Tree squirrels are the members of the squirrel family (Sciuridae) commonly just referred to as “squirrels.”
They get their common name from the fact that they are found in wooded and urban areas with trees.
There are 122 species of tree squirrels.
Tree squirrels inhabit the forests of Europe, Asia, North America, and South America.
Adult tree squirrels can have a lifespan of 5 to 10 years in the wild; but most of young don’t make it to their first year.
Variation in body size is considerable. The largest is the Indian giant squirrel at 1 meter (39 inches) in length and weighs up to 2 kilograms (4.41 pounds). The smallest is the African pygmy squirrel at 7 to 10 centimeters (2.8 to 3.9 inches) in length and just 10 grams (0.35 ounce) in weight.
Tree squirrels have slender, lanky bodies, long, muscular limbs, and furred feet.
Squirrels’ soft, dense fur is moderately long in most species but can be very long and almost shaggy in some. Colour can vary from brown to red to black or even white.
The tail is about as long as head and body or appreciably longer. Furred from base to tip, the tail appears bushy and cylindrical when the hairs grow evenly around the tail.
Their large, bright eyes convey an alert demeanour, and the broad, short head tapers to a blunt muzzle adorned with long whiskers.
The rounded ears, small in relation to body size, are densely covered with short, fine hairs, which form a long tuft at the tips of the ears in some species.
Like other rodents, they have four front teeth that never stop growing so they don’t wear down from the constant gnawing.
The forefeet have four long digits plus a short, stubby thumb, and the five-toed hind feet are narrow or moderately wide. The bald soles of the feet take the form of prominent, fleshy pads.
Because the ankle joints are flexible and can be rotated, squirrels can rapidly descend trees headfirst with the hind feet splayed flat against the trunk.
Claws are large, strong, curved, and very sharp, which enables tree squirrels to navigate vertical surfaces and slim branches.
They are arboreal, spending most of their time in trees. They nest, avoid predators and harvest food in trees.
Tree squirrels are diurnal (active during the daytime). They enjoy baking in the sun near their nest hole in the early morning.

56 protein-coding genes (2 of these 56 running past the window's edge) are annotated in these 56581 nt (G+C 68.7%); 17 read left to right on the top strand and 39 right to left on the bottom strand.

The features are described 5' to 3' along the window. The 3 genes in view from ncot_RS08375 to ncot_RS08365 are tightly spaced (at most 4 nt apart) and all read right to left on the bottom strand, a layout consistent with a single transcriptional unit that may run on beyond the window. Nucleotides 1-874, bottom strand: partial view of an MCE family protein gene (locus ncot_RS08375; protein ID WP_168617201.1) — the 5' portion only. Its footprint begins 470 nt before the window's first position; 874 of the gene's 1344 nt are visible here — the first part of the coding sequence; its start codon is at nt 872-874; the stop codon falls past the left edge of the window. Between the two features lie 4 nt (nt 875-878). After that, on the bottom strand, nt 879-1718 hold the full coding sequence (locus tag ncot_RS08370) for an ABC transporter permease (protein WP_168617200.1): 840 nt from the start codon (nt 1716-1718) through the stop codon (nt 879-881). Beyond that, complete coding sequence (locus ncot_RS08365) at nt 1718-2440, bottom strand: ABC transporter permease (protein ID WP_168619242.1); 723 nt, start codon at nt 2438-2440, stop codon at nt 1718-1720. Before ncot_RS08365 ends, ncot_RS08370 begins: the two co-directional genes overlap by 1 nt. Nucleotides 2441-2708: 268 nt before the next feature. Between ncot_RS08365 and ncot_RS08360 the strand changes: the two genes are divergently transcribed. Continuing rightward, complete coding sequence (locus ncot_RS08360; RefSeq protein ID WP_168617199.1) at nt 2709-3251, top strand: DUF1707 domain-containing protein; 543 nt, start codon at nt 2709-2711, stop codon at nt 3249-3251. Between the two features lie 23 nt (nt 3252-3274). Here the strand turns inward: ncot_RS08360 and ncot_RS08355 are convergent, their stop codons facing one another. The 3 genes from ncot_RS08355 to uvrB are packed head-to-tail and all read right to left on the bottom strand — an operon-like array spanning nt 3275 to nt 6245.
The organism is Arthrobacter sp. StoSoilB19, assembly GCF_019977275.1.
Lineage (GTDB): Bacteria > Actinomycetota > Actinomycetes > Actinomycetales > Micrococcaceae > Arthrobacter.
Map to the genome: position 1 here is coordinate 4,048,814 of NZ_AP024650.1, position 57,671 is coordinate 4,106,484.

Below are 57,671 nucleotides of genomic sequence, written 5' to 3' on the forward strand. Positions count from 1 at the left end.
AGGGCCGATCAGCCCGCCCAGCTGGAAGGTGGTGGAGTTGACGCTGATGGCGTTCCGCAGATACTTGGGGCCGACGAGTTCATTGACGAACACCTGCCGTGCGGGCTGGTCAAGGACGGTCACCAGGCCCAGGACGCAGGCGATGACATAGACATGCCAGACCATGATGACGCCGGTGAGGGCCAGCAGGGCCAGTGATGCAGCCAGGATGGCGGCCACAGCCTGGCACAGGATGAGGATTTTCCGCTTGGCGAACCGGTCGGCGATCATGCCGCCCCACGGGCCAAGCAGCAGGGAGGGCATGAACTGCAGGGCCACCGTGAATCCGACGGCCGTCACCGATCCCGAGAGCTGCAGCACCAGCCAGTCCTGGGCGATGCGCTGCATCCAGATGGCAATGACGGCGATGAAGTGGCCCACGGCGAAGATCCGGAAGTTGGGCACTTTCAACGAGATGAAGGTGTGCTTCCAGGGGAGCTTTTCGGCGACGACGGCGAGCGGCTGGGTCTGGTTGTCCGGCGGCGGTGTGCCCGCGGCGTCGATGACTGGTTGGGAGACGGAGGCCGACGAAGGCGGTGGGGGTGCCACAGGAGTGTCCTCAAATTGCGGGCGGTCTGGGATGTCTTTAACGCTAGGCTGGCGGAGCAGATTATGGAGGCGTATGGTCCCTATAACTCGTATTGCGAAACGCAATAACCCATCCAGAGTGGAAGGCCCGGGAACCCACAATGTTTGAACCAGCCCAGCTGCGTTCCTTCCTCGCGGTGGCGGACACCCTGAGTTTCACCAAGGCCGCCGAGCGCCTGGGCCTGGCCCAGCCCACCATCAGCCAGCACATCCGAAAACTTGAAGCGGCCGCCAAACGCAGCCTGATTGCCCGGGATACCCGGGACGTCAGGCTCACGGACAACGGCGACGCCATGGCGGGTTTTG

Tree squirrels feed mostly on plant material, including seeds, nuts, acorns, tree buds, berries, leaves, and twigs. However, they are opportunists and also eat fungi, insects, and occasionally birds’ eggs and nestlings.
One well-known trait of some species of tree squirrels is the gathering and storing of nuts and seeds for the winter. These squirrels are scatter-hoarders; they will gather nuts and seeds and store them in any accessible hiding place, usually by burying them. They don’t dig up all of their buried nuts and seeds, which results in more trees!
Squirrels use their keen sense of smell to search for buried food, but can dig numerous holes in the process. This may become an annoyance to gardeners with strict landscape requirements, especially when the garden contains edibles.
Many tree squirrel species have adapted to human-altered environments such as rural farms, suburban backyards and urban parks; and because they are diurnal they have become perhaps the most familiar wildlife to most humans.
Tree squirrels don’t dig holes in trees. They don’t eat wood. They simply take advantage of pre-existing holes in trees, and live in those. When no knot hole or decomposed hole is available, squirrels will often build a nest out of sticks and leaves.
Tree squirrels breed once or twice a year and give birth to two to eight offspring after three to six weeks, depending on species.
The word squirrel comes from the Greek words skia meaning “shadow” and oura meaning “tail”; in other words, “tail that casts a shadow.”
White squirrels are almost always a white version of the eastern grey squirrel. There are a few types of genetic aberrations that cause the white coats. The first is albinism, caused by a mutation on a gene that codes for pigmentation. Albinos have red eyes. The other is a white morph, caused by a different gene. It is a naturally occurring trait of eastern grey squirrels that is very, very rare.